We’ve all lost a lot over the last couple years: loved ones, careers, relationships, fortunes, friendships, vehicles, carefully laid plans, long-held beliefs, precariously structured illusions… not to mention the last two years themselves, which were not a total waste but which we all could have done without.

Like everyone else, I am a different person on the back end of the pandemic — It is the back end, right? — than I was at the front. Literally though: I’m 15 pounds heavier, there are new networks of wrinkles around me eyes and enough gray hair around my temples to make me look like Reed Richards or, conversely, Paulie Walnuts. And right at the beginning, when my germ paranoia was at its height, I shaved off my soul patch.

Hate if you must, but that little swatch of coolness sat underneath my bottom lip since I was 19 years old, when I grew it in honor of the great Stevie Ray Vaughan, a personal hero who died the next year. Before he became New Orleans’ most prominent barber, an Uptown stylist named Aidan Gill, convinced me to trim it down and shape from a wispy spider into a clean chevron.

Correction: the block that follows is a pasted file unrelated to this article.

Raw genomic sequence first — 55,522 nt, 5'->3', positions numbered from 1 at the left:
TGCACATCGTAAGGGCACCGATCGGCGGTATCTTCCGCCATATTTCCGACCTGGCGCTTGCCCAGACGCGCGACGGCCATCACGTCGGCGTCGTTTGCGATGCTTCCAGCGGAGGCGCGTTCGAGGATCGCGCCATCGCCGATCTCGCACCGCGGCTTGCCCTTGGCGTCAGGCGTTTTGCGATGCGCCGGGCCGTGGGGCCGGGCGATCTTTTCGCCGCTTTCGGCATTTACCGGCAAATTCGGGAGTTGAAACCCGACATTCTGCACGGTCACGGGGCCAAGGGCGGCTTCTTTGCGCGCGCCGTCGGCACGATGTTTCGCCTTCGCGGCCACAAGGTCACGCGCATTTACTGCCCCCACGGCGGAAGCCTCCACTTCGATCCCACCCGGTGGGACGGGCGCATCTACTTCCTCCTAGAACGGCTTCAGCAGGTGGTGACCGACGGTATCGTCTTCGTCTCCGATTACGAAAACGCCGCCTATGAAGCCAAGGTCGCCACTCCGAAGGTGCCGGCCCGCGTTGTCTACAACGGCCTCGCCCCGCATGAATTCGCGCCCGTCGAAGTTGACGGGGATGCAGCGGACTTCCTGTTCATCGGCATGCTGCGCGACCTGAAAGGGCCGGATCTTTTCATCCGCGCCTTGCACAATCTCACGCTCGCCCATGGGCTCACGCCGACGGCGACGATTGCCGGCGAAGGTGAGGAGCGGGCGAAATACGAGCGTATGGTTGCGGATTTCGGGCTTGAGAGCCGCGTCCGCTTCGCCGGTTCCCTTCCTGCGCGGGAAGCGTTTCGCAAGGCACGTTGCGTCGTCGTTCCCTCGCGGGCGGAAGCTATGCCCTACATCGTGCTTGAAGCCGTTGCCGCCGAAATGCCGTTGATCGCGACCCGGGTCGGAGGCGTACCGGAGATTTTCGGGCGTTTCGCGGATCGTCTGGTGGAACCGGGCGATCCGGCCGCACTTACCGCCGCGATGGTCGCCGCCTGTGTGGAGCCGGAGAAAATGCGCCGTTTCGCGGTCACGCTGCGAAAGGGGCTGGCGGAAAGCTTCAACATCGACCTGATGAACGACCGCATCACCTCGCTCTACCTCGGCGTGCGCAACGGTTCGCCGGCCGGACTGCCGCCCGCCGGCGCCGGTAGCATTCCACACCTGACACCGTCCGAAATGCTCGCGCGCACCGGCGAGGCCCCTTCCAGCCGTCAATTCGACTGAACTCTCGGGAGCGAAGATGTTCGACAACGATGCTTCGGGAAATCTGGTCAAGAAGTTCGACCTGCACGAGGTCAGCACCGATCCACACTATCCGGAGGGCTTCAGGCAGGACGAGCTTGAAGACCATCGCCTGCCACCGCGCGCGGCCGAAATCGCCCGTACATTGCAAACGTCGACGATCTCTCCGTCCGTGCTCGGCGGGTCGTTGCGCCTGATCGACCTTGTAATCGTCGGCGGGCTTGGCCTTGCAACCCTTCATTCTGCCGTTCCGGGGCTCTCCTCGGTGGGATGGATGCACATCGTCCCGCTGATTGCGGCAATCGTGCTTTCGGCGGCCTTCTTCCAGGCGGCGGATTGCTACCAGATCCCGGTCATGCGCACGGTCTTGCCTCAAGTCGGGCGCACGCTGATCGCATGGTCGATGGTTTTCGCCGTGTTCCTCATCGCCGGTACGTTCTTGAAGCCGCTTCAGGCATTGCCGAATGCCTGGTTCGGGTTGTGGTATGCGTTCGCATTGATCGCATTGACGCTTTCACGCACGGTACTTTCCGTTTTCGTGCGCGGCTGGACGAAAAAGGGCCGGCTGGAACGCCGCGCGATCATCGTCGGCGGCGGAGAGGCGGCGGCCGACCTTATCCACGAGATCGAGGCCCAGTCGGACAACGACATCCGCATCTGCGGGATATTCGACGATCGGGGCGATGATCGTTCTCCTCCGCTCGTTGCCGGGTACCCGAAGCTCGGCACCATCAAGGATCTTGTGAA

Over the years I tinkered with the shape until it became a thin stripe, the barest whisper of a beard. It was so subtle, so sublime, that for a lot of people it never even registered, especially after the hair turned white. But it provided symmetry with the deep crease between my eyebrows, gave a pleasant accent to my chin, gave me that little bit of an edge afforded to Men With Interesting Facial Hair.

Or so I thought. But really, isn’t that the only thing that matters?

It was the virus that made me do it: In those early days, when there were no groceries on the shelves, no people on the streets and some asshole had bought up all the hand sanitizer and toilet paper; when I thought I could almost feel the virus on my hands after I inadvertently touched a bathroom door or grabbed a handrail; when every time I coughed I was pretty sure I had COVID and would die from it.

I thought about it for a week before I shaved it off; seemed like a small sacrifice in the face of everything. And like a lot of those things I thought were important before the coronavirus came to town, I don’t miss it at all.

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